Regulation of genomic stability by Saccharomyces cerevisiae sirtuins Hst3p and Hst4p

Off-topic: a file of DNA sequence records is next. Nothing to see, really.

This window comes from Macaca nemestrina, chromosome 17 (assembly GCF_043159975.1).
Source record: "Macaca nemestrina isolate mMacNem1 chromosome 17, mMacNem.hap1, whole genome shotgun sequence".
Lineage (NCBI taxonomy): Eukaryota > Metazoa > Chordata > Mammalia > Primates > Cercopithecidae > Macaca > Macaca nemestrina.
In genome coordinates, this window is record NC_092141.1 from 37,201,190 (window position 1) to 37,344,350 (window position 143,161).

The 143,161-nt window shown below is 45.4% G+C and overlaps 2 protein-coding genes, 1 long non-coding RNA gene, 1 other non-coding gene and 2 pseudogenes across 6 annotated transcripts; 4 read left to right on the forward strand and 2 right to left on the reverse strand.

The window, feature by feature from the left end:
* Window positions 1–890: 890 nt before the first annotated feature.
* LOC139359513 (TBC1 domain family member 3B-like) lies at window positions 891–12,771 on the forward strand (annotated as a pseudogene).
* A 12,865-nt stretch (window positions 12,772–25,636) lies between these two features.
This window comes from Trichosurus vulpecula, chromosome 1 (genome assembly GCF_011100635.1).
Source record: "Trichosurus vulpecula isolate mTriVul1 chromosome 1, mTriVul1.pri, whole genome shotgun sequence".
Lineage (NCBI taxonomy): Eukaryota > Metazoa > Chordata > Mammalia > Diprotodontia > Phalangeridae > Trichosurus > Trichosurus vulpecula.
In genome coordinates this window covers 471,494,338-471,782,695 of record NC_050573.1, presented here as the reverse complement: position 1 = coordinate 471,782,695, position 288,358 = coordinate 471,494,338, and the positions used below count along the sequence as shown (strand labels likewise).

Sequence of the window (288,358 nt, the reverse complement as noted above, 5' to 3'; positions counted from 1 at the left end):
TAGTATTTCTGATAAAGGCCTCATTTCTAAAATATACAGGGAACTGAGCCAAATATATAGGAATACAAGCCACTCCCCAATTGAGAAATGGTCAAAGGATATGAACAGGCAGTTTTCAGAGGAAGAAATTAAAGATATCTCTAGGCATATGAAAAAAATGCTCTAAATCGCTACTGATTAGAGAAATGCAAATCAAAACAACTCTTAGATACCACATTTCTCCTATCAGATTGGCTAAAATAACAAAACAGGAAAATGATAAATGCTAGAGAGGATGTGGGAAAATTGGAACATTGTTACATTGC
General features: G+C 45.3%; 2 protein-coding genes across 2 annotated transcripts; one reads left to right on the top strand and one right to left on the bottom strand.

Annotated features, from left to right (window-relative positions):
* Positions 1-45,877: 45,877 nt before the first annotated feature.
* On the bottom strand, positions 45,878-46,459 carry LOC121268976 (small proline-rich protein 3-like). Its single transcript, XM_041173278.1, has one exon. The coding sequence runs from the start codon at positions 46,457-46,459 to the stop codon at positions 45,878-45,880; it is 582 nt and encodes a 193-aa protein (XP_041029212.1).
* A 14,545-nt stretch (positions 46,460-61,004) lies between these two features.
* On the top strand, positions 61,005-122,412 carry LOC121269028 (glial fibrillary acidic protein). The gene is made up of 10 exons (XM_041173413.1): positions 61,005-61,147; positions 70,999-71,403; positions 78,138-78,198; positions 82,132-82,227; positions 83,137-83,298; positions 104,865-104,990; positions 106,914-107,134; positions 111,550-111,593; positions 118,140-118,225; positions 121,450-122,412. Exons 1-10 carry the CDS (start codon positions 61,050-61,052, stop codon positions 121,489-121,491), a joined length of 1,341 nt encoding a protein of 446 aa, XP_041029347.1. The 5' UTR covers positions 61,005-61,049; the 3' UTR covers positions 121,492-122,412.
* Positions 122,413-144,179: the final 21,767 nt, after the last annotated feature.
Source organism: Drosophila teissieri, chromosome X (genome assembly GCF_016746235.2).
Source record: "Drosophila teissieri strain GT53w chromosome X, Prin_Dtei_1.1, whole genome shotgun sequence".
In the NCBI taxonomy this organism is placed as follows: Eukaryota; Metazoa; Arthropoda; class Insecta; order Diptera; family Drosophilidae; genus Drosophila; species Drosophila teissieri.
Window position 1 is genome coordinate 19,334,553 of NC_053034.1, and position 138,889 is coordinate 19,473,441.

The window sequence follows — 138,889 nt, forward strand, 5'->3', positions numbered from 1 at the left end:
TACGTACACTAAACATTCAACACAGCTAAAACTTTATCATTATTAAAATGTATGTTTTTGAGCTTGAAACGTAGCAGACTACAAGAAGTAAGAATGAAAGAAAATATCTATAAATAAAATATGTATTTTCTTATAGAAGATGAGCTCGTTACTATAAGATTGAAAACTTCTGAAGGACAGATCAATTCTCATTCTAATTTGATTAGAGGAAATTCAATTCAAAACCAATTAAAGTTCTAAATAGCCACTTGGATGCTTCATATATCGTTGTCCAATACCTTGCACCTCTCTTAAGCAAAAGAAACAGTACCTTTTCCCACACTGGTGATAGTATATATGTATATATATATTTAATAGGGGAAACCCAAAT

The Sir2 proteins, also known as sirtuins, represent a large and highly conserved family of NAD+-dependent protein deacetylases that control various fundamental biological proceses. The baker’s yeast, Saccharomyces cerevisiae, has five members of this family, Sir2p and Hst1-4p, important for regulation of transcriptional silencing and genomic stability. Hst3p and Hst4p are two redundant sirtuins with the major role in maintenance of genomic stablity. They control genomic stability by regulating the level of acetylation of histone H3 lysine 56. This residue, present in the core of the nucleosome surface, is acetylated during the S phase of the cel cycle and contributes to the repair proceses active during DNA replication. At the end of the S phase, K56 of histone H3 is deacetylated in a Hst3p- and Hst4p-dependent manner. Failure to deacetylate K56 leads to a growth defect, sensitivity to DNA-damaging agents and chromosome los in N cels. These phenotypes can be suppresed by mutation of K56 into the nonacetylable residue arginine. Failure to deacetylate K56 also leads to activation of the DNA-damage response and renders hst3 hst4 cels senstive to perturbations in DNA replication, repair and checkpoint function as is evident from numerous synthetic lethality interactions that hst3 hst4 cels display with mutations in the genes that regulate these proceses. The growth defect of hst3 hst4 cels can be suppresed by overexpresion of , the large subunit of RFC, a “clamp loader” that loads PCNA, the “sliding clamp” onto DNA during DNA replication. Interestingly, the growth defect of hst3 hst4 cels can also be suppresed by deletion of CTF18 and, somewhat les eficiently, RAD24 and and ELGI al encode large subunits of alternative RFCs, each of which shares four smaler subunits (Rfc2p-Rfc5p) with Rfc1p. We propose that ongoing cycles of K56 acetylation and deacetylation contribute to the regulation of the functional equlibrium between diferent RFC complexes in the cel.